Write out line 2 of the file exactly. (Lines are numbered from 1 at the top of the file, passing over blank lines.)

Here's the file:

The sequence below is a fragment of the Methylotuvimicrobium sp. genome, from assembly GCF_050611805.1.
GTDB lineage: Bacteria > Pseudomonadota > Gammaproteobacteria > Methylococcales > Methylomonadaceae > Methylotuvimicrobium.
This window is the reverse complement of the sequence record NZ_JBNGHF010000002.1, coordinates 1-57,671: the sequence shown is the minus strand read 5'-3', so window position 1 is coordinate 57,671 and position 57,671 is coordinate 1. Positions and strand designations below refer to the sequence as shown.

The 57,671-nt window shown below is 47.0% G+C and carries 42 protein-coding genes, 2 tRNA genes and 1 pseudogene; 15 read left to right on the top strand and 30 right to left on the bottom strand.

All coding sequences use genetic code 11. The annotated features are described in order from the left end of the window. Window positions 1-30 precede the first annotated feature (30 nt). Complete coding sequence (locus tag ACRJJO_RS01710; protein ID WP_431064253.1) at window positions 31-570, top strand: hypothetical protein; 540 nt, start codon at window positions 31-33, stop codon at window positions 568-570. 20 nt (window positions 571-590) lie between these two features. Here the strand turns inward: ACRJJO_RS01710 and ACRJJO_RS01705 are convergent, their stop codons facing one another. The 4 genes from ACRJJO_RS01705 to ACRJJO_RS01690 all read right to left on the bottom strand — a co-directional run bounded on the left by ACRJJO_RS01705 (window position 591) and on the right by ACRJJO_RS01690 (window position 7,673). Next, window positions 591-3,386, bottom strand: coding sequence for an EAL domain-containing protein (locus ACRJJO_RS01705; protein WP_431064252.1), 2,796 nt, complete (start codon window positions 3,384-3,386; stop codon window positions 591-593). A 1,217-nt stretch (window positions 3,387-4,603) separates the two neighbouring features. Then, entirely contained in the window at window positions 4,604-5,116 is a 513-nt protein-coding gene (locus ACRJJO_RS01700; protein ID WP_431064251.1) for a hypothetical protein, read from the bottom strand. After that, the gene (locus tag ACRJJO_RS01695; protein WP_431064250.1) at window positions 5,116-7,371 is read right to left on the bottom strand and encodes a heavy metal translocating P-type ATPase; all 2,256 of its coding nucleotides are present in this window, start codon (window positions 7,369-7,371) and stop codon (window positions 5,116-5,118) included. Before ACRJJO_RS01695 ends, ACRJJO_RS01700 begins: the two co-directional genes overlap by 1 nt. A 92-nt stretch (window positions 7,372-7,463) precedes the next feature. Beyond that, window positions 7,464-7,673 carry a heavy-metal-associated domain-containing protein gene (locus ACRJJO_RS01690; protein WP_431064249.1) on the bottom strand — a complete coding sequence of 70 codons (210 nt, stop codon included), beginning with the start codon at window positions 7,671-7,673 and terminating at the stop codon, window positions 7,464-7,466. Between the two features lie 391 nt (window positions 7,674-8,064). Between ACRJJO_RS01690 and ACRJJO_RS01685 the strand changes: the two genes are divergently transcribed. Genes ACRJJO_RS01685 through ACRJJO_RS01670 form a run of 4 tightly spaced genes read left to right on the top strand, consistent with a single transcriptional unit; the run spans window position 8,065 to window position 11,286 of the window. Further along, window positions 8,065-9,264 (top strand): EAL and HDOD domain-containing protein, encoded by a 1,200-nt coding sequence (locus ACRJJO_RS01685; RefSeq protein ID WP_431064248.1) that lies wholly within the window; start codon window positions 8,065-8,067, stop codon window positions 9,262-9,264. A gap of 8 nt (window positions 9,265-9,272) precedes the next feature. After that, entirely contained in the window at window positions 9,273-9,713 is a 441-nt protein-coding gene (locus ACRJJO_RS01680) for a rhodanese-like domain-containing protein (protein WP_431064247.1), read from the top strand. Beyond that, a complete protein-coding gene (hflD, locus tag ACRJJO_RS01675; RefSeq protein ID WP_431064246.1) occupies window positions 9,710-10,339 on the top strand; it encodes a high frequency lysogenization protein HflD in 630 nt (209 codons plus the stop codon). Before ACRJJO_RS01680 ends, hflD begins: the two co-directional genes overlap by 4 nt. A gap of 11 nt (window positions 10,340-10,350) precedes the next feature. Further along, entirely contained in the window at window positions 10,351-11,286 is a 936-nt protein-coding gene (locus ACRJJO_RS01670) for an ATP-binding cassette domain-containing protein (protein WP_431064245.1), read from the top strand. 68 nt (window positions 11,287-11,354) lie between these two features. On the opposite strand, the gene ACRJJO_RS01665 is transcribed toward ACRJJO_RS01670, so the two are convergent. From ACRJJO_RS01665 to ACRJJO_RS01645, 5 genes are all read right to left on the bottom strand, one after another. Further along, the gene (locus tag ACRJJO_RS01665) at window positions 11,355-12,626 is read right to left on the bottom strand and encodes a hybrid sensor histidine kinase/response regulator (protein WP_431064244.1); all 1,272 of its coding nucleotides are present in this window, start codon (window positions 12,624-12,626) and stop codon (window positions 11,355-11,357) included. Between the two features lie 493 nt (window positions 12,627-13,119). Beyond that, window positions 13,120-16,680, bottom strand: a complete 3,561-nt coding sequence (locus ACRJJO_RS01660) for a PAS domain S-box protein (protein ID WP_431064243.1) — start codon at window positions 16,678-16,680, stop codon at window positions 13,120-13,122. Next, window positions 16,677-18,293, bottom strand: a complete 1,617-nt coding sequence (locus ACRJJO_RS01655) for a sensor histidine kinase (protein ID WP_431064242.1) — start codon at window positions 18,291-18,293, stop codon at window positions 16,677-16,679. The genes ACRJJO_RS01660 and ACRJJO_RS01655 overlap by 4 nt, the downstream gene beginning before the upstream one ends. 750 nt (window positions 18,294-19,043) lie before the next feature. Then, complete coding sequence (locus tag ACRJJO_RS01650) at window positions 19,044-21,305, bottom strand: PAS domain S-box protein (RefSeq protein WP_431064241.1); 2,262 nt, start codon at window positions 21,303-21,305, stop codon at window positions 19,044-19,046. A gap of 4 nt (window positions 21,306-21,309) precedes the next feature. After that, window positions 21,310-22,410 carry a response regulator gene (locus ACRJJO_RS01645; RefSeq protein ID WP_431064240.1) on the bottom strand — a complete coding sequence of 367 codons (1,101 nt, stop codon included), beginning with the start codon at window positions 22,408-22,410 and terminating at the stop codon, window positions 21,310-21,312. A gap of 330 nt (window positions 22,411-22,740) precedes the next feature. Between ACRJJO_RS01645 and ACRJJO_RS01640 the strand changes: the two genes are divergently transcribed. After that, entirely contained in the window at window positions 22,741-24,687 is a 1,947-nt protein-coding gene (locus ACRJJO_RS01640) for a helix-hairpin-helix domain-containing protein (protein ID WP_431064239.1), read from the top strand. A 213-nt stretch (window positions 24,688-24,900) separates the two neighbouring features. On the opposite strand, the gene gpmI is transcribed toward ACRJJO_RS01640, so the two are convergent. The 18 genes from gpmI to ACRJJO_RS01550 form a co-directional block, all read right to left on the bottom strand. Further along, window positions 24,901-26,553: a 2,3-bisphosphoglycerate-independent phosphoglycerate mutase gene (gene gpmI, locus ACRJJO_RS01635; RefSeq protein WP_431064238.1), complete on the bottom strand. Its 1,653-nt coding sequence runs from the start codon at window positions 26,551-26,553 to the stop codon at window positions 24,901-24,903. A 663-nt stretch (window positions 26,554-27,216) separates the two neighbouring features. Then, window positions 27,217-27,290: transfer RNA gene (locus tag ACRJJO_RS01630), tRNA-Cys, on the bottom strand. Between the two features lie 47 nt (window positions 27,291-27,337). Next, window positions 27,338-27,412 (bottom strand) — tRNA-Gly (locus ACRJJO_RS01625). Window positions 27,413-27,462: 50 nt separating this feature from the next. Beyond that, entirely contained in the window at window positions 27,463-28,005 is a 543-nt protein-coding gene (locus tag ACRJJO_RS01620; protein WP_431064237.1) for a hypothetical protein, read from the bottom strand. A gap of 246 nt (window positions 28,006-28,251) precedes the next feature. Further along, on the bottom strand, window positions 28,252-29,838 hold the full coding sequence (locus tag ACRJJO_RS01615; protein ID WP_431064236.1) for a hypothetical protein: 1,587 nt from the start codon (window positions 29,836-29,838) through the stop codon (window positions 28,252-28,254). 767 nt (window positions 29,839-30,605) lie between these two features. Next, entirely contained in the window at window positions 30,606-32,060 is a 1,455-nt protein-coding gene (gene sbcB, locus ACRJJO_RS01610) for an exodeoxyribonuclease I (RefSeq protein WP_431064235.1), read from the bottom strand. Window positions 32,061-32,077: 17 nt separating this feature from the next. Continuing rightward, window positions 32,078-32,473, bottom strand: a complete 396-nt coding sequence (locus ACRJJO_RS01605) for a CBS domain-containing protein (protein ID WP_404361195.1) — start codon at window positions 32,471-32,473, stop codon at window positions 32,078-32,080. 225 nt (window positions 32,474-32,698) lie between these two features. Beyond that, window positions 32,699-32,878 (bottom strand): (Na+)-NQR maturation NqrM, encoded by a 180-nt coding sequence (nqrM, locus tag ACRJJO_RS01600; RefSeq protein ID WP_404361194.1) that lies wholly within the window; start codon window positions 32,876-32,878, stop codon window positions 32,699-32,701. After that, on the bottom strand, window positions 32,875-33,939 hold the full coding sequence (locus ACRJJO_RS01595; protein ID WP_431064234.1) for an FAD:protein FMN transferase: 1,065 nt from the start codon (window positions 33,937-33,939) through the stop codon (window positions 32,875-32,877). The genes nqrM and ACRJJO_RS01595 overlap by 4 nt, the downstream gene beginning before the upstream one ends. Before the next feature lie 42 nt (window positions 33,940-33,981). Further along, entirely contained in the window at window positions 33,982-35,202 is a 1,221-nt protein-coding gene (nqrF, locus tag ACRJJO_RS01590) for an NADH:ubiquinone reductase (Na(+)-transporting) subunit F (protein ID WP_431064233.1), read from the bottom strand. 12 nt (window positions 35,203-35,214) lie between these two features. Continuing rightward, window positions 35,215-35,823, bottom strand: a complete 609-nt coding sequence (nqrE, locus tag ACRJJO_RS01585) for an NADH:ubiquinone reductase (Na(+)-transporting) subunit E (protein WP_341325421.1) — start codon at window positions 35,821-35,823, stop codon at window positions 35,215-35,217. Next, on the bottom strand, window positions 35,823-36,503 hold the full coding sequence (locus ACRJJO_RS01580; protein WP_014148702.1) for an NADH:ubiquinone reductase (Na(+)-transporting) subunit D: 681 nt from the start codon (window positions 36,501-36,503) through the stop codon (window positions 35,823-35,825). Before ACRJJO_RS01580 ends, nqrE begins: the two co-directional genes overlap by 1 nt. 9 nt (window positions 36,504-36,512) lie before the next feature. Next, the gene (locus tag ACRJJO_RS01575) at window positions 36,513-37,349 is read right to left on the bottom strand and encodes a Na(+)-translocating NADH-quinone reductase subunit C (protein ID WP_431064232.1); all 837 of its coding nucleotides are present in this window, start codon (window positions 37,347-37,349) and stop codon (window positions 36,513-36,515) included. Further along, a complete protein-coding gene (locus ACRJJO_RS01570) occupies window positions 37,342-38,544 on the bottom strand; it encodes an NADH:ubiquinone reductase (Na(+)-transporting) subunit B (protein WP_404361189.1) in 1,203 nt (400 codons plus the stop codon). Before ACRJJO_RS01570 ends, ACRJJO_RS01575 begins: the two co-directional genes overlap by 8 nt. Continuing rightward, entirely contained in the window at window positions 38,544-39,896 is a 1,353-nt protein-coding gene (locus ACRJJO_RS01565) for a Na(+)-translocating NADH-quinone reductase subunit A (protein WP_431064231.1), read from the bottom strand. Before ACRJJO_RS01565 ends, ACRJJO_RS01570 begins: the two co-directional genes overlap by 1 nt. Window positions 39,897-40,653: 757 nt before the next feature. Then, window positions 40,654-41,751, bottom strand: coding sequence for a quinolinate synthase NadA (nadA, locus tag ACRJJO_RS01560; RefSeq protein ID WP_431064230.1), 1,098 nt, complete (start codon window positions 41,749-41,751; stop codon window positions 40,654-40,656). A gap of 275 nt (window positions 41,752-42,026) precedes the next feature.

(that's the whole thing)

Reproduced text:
GTDB lineage: Bacteria > Pseudomonadota > Gammaproteobacteria > Methylococcales > Methylomonadaceae > Methylotuvimicrobium.